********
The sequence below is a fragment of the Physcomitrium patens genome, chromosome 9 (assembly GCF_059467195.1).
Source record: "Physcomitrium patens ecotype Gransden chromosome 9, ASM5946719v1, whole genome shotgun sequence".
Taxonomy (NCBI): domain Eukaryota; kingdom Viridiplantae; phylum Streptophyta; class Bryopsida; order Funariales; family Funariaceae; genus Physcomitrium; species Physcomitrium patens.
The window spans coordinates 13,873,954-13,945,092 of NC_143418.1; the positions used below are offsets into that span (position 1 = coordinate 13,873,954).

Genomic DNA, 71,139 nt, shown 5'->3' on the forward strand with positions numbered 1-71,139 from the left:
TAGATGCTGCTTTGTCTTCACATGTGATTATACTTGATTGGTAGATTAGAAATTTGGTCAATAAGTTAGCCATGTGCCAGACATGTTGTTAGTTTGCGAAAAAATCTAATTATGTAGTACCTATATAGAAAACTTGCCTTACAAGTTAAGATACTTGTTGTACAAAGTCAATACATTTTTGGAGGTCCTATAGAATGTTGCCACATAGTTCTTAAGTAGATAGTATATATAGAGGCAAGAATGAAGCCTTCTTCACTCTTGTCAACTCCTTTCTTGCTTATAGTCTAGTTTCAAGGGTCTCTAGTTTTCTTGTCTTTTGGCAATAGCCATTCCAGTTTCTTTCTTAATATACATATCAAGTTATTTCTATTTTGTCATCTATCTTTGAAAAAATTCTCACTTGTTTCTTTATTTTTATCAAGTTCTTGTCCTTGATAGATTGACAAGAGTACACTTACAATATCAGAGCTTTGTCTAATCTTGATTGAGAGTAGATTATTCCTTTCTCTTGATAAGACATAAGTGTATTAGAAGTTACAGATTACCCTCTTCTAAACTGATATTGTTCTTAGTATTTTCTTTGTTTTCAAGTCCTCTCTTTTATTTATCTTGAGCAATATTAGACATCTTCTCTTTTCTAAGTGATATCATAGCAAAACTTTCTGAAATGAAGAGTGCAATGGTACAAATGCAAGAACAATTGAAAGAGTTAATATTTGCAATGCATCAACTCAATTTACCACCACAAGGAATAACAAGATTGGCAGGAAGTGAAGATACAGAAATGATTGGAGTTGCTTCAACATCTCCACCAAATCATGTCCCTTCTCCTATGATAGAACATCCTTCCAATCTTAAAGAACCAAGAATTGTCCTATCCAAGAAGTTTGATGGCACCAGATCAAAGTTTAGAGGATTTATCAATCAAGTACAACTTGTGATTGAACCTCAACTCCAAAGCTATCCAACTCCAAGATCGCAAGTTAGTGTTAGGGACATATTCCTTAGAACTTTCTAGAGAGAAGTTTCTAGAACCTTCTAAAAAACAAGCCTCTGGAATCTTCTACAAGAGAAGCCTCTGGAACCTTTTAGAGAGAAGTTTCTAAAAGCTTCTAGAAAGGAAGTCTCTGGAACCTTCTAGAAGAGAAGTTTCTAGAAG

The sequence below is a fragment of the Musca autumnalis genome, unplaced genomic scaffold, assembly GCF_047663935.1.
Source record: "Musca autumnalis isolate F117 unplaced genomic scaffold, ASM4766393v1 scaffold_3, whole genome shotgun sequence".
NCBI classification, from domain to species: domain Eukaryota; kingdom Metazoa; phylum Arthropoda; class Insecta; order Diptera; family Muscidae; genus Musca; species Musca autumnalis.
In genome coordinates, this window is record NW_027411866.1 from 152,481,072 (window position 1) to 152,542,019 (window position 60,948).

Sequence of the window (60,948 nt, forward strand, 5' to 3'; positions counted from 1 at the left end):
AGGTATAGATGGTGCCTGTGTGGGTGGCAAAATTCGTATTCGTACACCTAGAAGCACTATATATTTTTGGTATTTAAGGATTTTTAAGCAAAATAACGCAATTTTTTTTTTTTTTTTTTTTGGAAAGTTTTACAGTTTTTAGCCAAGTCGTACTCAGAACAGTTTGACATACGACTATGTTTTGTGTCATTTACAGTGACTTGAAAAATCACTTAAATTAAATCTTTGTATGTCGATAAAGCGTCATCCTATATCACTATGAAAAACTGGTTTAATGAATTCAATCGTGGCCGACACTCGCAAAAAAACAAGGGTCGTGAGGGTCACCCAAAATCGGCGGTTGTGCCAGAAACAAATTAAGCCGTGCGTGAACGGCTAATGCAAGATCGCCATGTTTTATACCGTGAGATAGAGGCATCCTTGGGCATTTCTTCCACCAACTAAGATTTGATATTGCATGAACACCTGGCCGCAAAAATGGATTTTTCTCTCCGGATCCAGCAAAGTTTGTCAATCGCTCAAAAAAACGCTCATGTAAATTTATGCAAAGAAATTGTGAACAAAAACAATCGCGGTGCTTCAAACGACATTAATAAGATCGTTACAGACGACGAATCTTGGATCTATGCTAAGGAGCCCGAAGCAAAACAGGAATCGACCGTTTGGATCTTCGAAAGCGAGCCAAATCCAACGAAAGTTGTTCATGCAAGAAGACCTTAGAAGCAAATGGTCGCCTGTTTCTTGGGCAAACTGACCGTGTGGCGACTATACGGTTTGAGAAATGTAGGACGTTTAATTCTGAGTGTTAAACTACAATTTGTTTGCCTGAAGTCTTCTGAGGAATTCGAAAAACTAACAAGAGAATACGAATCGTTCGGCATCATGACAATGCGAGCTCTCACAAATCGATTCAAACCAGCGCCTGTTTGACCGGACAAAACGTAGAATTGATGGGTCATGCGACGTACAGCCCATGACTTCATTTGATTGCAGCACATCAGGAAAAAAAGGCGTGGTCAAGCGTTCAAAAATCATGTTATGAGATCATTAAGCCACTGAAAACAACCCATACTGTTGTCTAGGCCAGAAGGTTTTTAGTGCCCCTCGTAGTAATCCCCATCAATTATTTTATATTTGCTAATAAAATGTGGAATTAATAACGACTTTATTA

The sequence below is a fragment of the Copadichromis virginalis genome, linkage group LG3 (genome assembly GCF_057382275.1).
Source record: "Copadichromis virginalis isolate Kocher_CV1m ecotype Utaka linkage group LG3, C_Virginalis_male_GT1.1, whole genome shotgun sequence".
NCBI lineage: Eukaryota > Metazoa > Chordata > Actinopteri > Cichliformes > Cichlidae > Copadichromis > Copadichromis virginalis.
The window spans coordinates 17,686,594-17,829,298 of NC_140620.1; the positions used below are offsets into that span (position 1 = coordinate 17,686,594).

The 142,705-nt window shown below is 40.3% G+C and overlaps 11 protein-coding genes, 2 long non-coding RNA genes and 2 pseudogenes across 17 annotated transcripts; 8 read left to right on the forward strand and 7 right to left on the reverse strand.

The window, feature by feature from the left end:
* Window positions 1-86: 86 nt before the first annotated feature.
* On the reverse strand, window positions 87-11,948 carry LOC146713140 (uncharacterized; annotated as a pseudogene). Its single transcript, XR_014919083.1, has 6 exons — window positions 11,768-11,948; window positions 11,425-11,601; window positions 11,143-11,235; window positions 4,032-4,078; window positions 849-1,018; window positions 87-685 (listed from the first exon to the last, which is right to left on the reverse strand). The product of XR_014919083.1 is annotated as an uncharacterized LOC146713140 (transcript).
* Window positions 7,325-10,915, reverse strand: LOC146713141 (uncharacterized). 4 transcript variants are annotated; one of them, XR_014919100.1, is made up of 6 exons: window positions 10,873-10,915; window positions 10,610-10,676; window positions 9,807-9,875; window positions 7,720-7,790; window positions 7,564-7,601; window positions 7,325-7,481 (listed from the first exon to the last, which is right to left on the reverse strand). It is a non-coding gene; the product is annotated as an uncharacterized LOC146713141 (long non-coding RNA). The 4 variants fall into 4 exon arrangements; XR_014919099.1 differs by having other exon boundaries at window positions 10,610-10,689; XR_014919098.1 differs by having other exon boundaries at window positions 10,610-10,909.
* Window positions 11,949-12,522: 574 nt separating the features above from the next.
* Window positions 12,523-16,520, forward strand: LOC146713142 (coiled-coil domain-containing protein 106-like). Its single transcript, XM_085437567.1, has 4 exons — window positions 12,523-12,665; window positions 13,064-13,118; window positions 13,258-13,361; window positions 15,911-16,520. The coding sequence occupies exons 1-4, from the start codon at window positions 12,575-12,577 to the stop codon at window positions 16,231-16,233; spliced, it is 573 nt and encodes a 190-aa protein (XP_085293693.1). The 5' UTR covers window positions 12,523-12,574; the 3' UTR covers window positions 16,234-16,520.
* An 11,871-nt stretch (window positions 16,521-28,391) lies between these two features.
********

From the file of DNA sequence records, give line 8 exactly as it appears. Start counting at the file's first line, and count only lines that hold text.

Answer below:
Source record: "Musca autumnalis isolate F117 unplaced genomic scaffold, ASM4766393v1 scaffold_3, whole genome shotgun sequence".